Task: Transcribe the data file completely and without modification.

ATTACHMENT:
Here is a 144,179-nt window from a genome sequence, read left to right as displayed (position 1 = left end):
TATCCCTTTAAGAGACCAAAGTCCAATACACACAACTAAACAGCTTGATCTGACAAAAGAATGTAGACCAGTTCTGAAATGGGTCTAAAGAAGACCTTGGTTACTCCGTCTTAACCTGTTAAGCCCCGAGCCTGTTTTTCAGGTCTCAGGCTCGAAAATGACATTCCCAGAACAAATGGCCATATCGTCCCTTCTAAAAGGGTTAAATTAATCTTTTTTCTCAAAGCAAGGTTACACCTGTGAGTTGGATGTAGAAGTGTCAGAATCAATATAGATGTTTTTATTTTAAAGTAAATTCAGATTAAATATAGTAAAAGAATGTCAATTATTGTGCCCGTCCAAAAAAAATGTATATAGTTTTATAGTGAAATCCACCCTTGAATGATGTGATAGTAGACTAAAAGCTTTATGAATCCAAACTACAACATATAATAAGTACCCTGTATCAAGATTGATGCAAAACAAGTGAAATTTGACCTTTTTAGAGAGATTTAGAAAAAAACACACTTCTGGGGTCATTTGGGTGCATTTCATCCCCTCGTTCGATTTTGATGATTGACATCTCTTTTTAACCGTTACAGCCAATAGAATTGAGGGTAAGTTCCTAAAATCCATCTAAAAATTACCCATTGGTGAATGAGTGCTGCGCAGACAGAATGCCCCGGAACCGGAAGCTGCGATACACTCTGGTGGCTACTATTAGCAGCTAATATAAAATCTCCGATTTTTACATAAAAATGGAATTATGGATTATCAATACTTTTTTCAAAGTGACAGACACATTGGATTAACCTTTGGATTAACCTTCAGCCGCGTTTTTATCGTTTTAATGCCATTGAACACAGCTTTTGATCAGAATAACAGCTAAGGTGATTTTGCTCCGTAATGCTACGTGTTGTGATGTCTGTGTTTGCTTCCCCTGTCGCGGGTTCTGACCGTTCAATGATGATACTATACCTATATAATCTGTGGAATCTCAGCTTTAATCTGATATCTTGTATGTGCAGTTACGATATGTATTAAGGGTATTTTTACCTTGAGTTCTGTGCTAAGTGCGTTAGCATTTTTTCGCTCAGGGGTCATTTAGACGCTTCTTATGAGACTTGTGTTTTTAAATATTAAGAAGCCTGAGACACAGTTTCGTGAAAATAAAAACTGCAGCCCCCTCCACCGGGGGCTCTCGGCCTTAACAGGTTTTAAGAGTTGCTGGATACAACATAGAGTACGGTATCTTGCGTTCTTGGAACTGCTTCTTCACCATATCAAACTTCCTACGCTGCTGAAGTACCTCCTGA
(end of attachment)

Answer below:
Here is a 144,179-nt window from a genome sequence, read left to right as displayed (position 1 = left end):
TATCCCTTTAAGAGACCAAAGTCCAATACACACAACTAAACAGCTTGATCTGACAAAAGAATGTAGACCAGTTCTGAAATGGGTCTAAAGAAGACCTTGGTTACTCCGTCTTAACCTGTTAAGCCCCGAGCCTGTTTTTCAGGTCTCAGGCTCGAAAATGACATTCCCAGAACAAATGGCCATATCGTCCCTTCTAAAAGGGTTAAATTAATCTTTTTTCTCAAAGCAAGGTTACACCTGTGAGTTGGATGTAGAAGTGTCAGAATCAATATAGATGTTTTTATTTTAAAGTAAATTCAGATTAAATATAGTAAAAGAATGTCAATTATTGTGCCCGTCCAAAAAAAATGTATATAGTTTTATAGTGAAATCCACCCTTGAATGATGTGATAGTAGACTAAAAGCTTTATGAATCCAAACTACAACATATAATAAGTACCCTGTATCAAGATTGATGCAAAACAAGTGAAATTTGACCTTTTTAGAGAGATTTAGAAAAAAACACACTTCTGGGGTCATTTGGGTGCATTTCATCCCCTCGTTCGATTTTGATGATTGACATCTCTTTTTAACCGTTACAGCCAATAGAATTGAGGGTAAGTTCCTAAAATCCATCTAAAAATTACCCATTGGTGAATGAGTGCTGCGCAGACAGAATGCCCCGGAACCGGAAGCTGCGATACACTCTGGTGGCTACTATTAGCAGCTAATATAAAATCTCCGATTTTTACATAAAAATGGAATTATGGATTATCAATACTTTTTTCAAAGTGACAGACACATTGGATTAACCTTTGGATTAACCTTCAGCCGCGTTTTTATCGTTTTAATGCCATTGAACACAGCTTTTGATCAGAATAACAGCTAAGGTGATTTTGCTCCGTAATGCTACGTGTTGTGATGTCTGTGTTTGCTTCCCCTGTCGCGGGTTCTGACCGTTCAATGATGATACTATACCTATATAATCTGTGGAATCTCAGCTTTAATCTGATATCTTGTATGTGCAGTTACGATATGTATTAAGGGTATTTTTACCTTGAGTTCTGTGCTAAGTGCGTTAGCATTTTTTCGCTCAGGGGTCATTTAGACGCTTCTTATGAGACTTGTGTTTTTAAATATTAAGAAGCCTGAGACACAGTTTCGTGAAAATAAAAACTGCAGCCCCCTCCACCGGGGGCTCTCGGCCTTAACAGGTTTTAAGAGTTGCTGGATACAACATAGAGTACGGTATCTTGCGTTCTTGGAACTGCTTCTTCACCATATCAAACTTCCTACGCTGCTGAAGTACCTCCTGA